Menno wasn’t quite upfront when he exaggerated how much he enjoyed cycling when he saw that a girl had a racing bike in her room. ‘I’d only just bought my crappy little racing bike and only took it out once every three months. I felt a little dishonest, but then again, it wasn’t entirely made up.’
The safe choice usually gets the room
Rande drew the conclusion that in order to get a room, you have to be a chameleon. The person who manages to connect with the inhabitants and make themselves look good, wins. Lying does help. ‘But I wanted to be myself. I didn’t want to have to sell a different version of me. I kind of regret that now. If I’d stuck to my principals a little less, I might have had a room by now.’
After a while, Menno started to see a pattern in the types of people who were successful and the types of people who weren’t. ‘Here in Groningen, people want you to be normal. Anyone who’s different or interesting is seen as a risk. That means the safe choice usually gets the room: blonde girls who play field hockey, finish their degree in four years, and like going out and drinking wine.’
Rande agrees that people in Groningen tend to quickly label others as weird. There is little diversity, she says. The fact that certain people are always rejected is because it takes more than ten minutes to get to know someone. ‘I told my boyfriend that if we ever broke up I should be the one to find a new room, as I didn’t want to wish the process of hospiteren on him. I don’t think he’ll have an easy time getting picked.’
Lieuwe also needs more than ten minutes. Once, she was asked what skills she was just no good at. ‘I said I sucked at talking to people I didn’t know, while someone else said she couldn’t do a handstand. Of course they immediately made her try it. I’m glad I got out of that one.’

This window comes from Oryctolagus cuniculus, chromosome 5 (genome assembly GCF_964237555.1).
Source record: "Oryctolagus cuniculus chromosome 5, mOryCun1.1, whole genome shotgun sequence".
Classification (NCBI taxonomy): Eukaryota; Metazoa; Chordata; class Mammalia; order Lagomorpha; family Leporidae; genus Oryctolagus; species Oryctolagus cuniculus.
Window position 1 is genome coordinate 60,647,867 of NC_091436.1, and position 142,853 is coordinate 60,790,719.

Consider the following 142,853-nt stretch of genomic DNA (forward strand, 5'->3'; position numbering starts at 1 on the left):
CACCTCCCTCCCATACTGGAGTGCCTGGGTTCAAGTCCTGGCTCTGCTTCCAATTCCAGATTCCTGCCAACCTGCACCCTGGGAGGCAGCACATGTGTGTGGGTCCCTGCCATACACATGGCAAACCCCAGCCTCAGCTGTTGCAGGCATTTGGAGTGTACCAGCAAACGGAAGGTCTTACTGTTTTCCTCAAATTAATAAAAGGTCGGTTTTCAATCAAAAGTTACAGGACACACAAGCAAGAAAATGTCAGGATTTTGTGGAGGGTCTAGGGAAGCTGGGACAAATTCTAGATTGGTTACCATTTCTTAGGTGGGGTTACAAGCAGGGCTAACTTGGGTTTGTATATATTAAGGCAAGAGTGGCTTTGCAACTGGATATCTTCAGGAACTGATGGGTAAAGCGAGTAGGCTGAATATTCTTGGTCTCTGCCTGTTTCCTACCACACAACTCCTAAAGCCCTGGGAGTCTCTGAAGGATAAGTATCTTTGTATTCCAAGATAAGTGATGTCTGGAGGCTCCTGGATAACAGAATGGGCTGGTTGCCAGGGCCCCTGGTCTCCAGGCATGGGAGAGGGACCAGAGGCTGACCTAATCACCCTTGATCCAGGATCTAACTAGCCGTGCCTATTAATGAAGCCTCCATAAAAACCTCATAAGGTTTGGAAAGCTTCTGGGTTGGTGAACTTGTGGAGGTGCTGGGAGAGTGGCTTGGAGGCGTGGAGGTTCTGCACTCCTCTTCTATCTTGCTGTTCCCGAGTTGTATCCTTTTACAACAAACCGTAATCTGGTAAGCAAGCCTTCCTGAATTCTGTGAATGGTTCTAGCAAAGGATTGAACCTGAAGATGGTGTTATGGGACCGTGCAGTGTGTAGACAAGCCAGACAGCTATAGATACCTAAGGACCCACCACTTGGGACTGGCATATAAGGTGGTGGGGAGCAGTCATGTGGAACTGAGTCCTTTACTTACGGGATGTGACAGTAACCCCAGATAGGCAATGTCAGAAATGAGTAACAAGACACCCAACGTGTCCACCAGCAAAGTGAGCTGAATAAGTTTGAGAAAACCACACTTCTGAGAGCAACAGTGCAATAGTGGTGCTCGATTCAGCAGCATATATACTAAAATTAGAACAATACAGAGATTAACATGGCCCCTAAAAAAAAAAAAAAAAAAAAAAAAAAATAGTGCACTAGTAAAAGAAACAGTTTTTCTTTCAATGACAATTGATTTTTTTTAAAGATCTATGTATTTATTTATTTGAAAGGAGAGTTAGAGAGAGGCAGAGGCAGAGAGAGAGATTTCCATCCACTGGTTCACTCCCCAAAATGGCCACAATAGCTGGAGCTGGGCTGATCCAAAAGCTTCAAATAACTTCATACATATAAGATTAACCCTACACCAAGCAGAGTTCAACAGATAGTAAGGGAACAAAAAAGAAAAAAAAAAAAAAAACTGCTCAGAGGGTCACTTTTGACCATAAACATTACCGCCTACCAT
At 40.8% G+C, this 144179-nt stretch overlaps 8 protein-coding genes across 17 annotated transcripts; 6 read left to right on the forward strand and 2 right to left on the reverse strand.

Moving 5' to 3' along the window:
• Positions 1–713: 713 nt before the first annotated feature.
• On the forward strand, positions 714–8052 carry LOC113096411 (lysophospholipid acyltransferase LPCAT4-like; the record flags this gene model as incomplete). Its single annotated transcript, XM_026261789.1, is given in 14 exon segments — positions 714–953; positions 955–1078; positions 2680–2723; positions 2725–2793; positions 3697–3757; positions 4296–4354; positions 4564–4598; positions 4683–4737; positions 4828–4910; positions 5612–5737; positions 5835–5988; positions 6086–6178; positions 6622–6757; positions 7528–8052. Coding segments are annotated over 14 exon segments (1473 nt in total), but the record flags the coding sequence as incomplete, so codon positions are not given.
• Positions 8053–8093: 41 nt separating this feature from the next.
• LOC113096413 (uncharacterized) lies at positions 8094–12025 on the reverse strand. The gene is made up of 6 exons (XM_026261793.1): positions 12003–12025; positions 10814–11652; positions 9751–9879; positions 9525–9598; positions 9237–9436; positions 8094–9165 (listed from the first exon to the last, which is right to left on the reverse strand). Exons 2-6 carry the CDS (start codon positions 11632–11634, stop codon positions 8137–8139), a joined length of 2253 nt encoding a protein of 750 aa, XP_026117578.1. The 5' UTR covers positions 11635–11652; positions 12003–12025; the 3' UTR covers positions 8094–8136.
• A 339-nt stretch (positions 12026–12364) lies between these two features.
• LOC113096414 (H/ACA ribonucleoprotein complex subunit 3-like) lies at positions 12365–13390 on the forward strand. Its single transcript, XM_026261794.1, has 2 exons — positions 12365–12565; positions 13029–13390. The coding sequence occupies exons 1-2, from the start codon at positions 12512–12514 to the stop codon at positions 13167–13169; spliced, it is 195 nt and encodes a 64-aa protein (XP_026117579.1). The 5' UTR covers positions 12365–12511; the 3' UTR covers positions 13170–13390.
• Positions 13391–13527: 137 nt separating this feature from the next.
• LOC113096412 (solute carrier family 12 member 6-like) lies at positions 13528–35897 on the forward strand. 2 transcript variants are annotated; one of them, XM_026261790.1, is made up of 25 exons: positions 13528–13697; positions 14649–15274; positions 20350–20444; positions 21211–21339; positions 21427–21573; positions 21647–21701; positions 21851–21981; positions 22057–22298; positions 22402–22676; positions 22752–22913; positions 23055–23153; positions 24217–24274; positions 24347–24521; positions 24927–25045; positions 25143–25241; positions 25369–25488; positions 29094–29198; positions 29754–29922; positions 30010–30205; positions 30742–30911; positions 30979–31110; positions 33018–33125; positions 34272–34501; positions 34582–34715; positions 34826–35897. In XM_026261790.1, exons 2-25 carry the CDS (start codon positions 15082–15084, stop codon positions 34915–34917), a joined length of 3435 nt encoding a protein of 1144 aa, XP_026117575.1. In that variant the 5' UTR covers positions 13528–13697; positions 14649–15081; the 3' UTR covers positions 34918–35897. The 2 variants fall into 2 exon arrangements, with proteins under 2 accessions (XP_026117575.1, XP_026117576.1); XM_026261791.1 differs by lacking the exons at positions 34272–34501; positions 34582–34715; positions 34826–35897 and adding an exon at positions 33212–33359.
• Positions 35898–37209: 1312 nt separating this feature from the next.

I had a good feeling, but I was casually rejected three weeks later. I was crushed
On top of that, the student culture in the houses she interviewed was vastly different to what she was used to. ‘I don’t really get along with people who only want to party. I got drunk just once in my life. I came out as transgender to my Reformed parents over WhatsApp. Once and never again.’
She didn’t realise this cultural difference until later. ‘During the interviewing process I just always wondered what I was doing wrong, or what was wrong with me.’ Some people where so enthusiastic when she was there that she had a good feeling about it. ‘But then I was casually rejected three weeks later. I was crushed.’
Rande also found the disappointment hard to handle. She also hated that feeling in the pit of her stomach that one of her competitors was more fun that her. ‘After interviewing for more than ten rooms I started to believe that I wasn’t the social butterfly I thought I was. Apparently I’d hung out with a lot of unsocial people before and they’d just made me look good.’
Rande’s top tip for students planning to go hospiteren? ‘Just don’t do it. And if you’ve got no choice but you realise halfway during the evening that it’s not going to work out, you can just leave. You’ve got better things to do. There’s always another opportunity around the corner.’
Menno has a more positive attitude. ‘Just think of it as a fun night to hang out with some people and have a few beers. You might even get a room out of the deal.’